Further down the road, I was cycling in the bike lane where a runner was heading in my direction in the same lane while yelling at me that I should cycle in the vehicular lane. After I told him that I was in the bike lane, he said that’s not the bike lane on the weekends. And proceeded to call me an asshole, too.

          What is with people that they have such venomous attitudes toward cyclists even when they’re doing the right thing?

    10. Joan Loykovich says:

      Does that mean we will also now see cars on Columbus Avenue once again be able legally to merge onto Broadway at 65th Street??? For the last 1-2 years, DOT has limited this traditional traffic merge to buses only, requiring car traffic on Columbus to turn right at 69th or earlier in order to drive down Broadway past 65th Street. This required maneuvering has been totally ridiculous, and should be changed back to what we have traditionally done.

    11. Johnny UWS says:

      As an UWS park visitor have not been impacted by cars in the park for years, speeding racing bikes is the only wheeled adversary to pedestrians. But its good they are out completely for sure.

      • young man says:

        Mostly the NJ/CT/Westchester spandex boys speeding through the park on weekends.

        • stu says:

          Most of the “spandex boys (and girls)” do laps in the very early mornings and evenings, and sometimes weekday afternoons when the park is empty. Very very few waste their time when the park has people (e.g. weekends) as you can’t properly train when the park is full of people.

        • Rako says:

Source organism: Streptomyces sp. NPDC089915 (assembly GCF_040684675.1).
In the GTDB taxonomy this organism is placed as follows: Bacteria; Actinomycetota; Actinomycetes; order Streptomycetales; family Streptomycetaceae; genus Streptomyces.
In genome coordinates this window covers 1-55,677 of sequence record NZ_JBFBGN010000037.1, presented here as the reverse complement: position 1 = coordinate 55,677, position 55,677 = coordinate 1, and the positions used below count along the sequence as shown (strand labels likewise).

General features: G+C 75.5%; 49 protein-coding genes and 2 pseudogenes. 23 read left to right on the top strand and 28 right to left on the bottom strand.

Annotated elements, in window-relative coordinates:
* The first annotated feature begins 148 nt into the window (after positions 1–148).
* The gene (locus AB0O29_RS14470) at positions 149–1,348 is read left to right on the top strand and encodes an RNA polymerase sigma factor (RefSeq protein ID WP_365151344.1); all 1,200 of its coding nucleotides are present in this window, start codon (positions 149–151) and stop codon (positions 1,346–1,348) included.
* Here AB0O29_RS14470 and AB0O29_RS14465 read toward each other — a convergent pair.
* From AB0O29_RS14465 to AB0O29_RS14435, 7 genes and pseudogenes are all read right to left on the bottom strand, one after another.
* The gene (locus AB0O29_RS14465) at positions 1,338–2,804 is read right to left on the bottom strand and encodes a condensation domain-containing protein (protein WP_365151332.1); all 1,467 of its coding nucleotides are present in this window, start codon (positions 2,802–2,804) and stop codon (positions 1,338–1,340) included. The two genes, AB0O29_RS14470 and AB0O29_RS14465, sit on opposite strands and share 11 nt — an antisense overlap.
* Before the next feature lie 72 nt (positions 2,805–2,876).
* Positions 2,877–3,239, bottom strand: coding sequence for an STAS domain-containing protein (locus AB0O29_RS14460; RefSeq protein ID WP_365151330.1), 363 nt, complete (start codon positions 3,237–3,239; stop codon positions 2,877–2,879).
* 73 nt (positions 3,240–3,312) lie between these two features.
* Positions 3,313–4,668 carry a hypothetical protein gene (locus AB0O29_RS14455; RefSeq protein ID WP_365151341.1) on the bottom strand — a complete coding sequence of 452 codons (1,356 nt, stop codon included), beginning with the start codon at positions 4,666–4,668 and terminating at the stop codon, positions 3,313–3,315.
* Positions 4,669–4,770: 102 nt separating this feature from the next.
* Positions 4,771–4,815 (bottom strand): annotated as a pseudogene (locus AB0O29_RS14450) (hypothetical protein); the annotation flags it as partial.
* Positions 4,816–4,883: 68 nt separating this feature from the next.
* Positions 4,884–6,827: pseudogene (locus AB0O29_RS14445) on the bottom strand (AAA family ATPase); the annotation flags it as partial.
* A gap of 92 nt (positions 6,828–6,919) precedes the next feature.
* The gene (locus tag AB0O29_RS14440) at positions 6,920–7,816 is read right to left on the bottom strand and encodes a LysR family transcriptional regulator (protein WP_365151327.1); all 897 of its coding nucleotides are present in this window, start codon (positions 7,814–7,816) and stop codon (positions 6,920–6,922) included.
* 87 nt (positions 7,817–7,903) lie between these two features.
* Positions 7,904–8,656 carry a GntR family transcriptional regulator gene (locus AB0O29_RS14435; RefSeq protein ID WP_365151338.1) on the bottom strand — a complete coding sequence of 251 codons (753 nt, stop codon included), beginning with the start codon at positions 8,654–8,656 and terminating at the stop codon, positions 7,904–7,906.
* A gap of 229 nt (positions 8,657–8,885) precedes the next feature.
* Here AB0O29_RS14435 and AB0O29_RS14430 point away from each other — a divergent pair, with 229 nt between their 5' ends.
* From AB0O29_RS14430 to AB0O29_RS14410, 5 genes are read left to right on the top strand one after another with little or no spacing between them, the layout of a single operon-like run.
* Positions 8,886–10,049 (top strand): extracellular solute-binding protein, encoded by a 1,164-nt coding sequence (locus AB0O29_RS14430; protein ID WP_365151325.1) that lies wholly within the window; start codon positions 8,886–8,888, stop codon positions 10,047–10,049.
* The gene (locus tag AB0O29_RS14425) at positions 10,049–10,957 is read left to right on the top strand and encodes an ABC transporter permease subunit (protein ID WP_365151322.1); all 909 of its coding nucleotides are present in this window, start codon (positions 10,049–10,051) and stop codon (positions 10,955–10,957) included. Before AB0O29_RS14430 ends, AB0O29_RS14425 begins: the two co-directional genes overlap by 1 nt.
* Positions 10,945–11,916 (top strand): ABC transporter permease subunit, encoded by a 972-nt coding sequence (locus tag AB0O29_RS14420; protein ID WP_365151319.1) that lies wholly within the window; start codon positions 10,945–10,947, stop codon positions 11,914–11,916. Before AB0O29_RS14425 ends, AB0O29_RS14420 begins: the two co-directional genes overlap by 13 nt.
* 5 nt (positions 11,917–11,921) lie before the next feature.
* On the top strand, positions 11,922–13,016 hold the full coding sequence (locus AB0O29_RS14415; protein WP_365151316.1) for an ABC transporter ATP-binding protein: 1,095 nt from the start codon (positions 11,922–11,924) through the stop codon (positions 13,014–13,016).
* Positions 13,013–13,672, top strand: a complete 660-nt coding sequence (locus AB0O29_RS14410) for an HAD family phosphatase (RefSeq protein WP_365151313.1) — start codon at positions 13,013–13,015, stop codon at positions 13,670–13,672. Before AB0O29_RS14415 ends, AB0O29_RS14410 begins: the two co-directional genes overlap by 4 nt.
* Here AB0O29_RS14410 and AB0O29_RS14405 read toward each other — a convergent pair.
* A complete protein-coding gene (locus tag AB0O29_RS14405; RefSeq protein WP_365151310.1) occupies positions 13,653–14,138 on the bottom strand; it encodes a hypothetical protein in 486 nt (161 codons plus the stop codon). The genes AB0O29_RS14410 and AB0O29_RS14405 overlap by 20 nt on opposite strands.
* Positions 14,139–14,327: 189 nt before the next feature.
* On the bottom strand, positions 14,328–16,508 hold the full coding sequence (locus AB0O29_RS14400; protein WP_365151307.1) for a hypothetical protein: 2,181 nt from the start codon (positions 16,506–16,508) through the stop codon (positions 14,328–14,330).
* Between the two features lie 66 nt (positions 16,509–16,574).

@Young Man

          Do you typically stereotype broad segments of the population?

          Seems VERY progressive and researched and reasoned.

    12. yourneighbor says:

      Great. No reason for cars to be on those roads anyway – there are more than enough regular streets for cars to get from one side of the park to another already.

    13. Bill Williams says:

      Lunatics. Let’s create more and more traffic with cars idling and horns honking to make sure that we shorten the lives of all New Yorkers do to the exhaust and added stress. West ENd Avenue has been ruined. What once was a quiet avenue is now a congested horn honking mess thanks ot this exact type of lunacy.

    14. Filatura says:

      “The city will monitor streets near the park to see if they start to get an influx of cars once vehicles are banned from driving through the park.”

      Pffft. Does the city expect cars that currently use the park loop to just sort of disappear when the loop is closed to automobile traffic? Of course streets near the park will be more crowded. (CPW and Fifth Ave. are already jammed during rush hours.) But it would be a small price to pay if banning cars actually made it safer and more pleasant for people on foot to use the roads. Maybe some of those “monitors” could be empowered to ticket bicyclists who run the lights and force pedestrians off the walking lanes.

      • dannyboy says:

        “Pffft.”

        I think that pretty well summarizes that last quoted paragraph.

      • Sarah says:

        There is some evidence that reducing traffic capacity actually reduces traffic. That is, the more “expensive” it is to travel by car, the more people will divert to other modes. Obviously, this principle is not of infinite applicability; there is some threshold of car traffic that will never go away in this city (short of banning). But this really is a phenomenon. If we get congestion pricing, we’ll see it in action.

        • dannyboy says:

          “There is some evidence that reducing traffic capacity actually reduces traffic.”

          Sarah, evidently Bill Williams can’t believe his eyes WHICH CLEARLY SEE “West ENd Avenue has been ruined. What once was a quiet avenue is now a congested horn honking mess”.

          so much for theory.